SINGAPORE – Employers should retrench workers only as a last resort and ensure, even then, that the proportion of local staff in the companies is not eroded, said Singapore’s apex business chamber.
Meanwhile, efforts to build up skills among local workers and keep them employable continue to gather steam, with five community development councils (CDCs) jointly holding a week-long event from Monday (Aug 10), offering access to coaching and pathways to jobs.
Acknowledging that layoffs are expected to rise in the coming months, the Singapore Business Federation (SBF) stressed in an advisory to its member companies on Friday (Aug 7) that if these become inevitable, they should be done in a fair and transparent manner.
“If companies need to retrench, they should have in place fair criteria that protect their Singaporean core and yet retain talent necessary for growth,” said SBF chairman Lim Ming Yan.
Warning companies against discriminating against any group on the basis of age, race, gender, religion, marital status or disability, the SBF added: “They should retain employees, both local and foreign, based on their key skills and experiences needed to enable the company to emerge stronger and create new job opportunities for Singaporeans in the future.”
It asked its member companies to explore other options – such as sending workers for training, redeploying them to other roles, and implementing wage adjustments – before retrenching staff.
Preliminary figures released last week by the Ministry of Manpower showed that unemployment and retrenchments surged between April and June, while total employment shrank in the second quarter.
SBF’s Mr Lim urged businesses to take a longer-term view of their manpower needs “so as to retain and upgrade important capabilities, and to transform their businesses for the eventual recovery”.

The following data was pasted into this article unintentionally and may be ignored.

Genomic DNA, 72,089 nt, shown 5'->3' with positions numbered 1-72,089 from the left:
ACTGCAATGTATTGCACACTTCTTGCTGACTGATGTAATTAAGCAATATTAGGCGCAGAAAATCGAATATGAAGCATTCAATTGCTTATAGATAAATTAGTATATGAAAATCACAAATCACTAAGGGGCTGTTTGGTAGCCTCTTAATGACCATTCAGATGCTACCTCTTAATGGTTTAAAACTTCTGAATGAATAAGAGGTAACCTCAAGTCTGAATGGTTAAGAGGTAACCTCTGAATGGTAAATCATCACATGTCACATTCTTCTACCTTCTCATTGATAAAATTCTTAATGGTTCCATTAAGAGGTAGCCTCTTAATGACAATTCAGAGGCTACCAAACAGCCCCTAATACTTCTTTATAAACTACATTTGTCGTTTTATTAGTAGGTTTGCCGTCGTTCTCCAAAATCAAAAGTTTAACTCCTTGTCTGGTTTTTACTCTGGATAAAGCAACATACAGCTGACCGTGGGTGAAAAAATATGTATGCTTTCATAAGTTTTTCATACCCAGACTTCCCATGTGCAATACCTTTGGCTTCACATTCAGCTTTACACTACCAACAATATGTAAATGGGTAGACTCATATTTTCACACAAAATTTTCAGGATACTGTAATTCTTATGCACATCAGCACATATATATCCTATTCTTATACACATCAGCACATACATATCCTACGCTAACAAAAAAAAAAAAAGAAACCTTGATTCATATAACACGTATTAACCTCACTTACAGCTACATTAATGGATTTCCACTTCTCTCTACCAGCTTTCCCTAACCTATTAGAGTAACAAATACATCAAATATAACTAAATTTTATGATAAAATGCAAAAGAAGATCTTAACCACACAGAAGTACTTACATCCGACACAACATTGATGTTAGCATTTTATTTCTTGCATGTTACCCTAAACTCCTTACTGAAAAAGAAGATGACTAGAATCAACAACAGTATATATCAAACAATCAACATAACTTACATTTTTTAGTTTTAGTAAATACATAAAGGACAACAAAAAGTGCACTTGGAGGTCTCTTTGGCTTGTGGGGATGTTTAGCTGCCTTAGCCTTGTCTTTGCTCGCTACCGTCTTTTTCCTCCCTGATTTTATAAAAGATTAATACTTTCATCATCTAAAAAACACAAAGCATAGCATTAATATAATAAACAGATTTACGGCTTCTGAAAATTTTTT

The SBF, which represents more than 27,000 companies, said many businesses face increasing challenges around cost and cash flow management, and have been holding on to their workers for as long as they can. While government support measures have helped stave off retrenchment in the first half of the year, those in hard-hit sectors may have to make tough manpower decisions to survive, it added.
The advisory is in line with the National Trades Union Congress’ Fair Retrenchment Framework, which promotes responsible practices for firms laying off staff, and the Tripartite Advisory on Managing Excess Manpower and Responsible Retrenchment, which encourages firms to notify workers early and explain why retrenchments are needed.
In a Facebook post on Friday, Trade and Industry Minister Chan Chun Sing acknowledged the greater pressure businesses and workers are feeling on the ground.
Mr Chan noted that the advisory reminds businesses the critical role they play amid an uncertain economic outlook. “I hope that this reminder will allow our companies to more carefully consider their options before turning to retrenchment as a last resort, and when there is no other option but to retrench, remember to do so in a fair and reasonable manner,” he added.
Meanwhile, the event organised by the five CDCs offers professional advice to residents on new skills they can pick up which may come in handy during this period. The event will host over 50 online workshops, webinars and masterclasses and make available a site offering access to various job search platforms with over 10,000 job vacancies.
NTUC deputy secretary-general Cham Hui Fong said it is encouraging that the SBF is helping to raise awareness among companies on how workers can be protected and treated with respect during retrenchments. “If it is inevitable, companies must ensure openness, transparency and consultation with our unions and workers,” she added.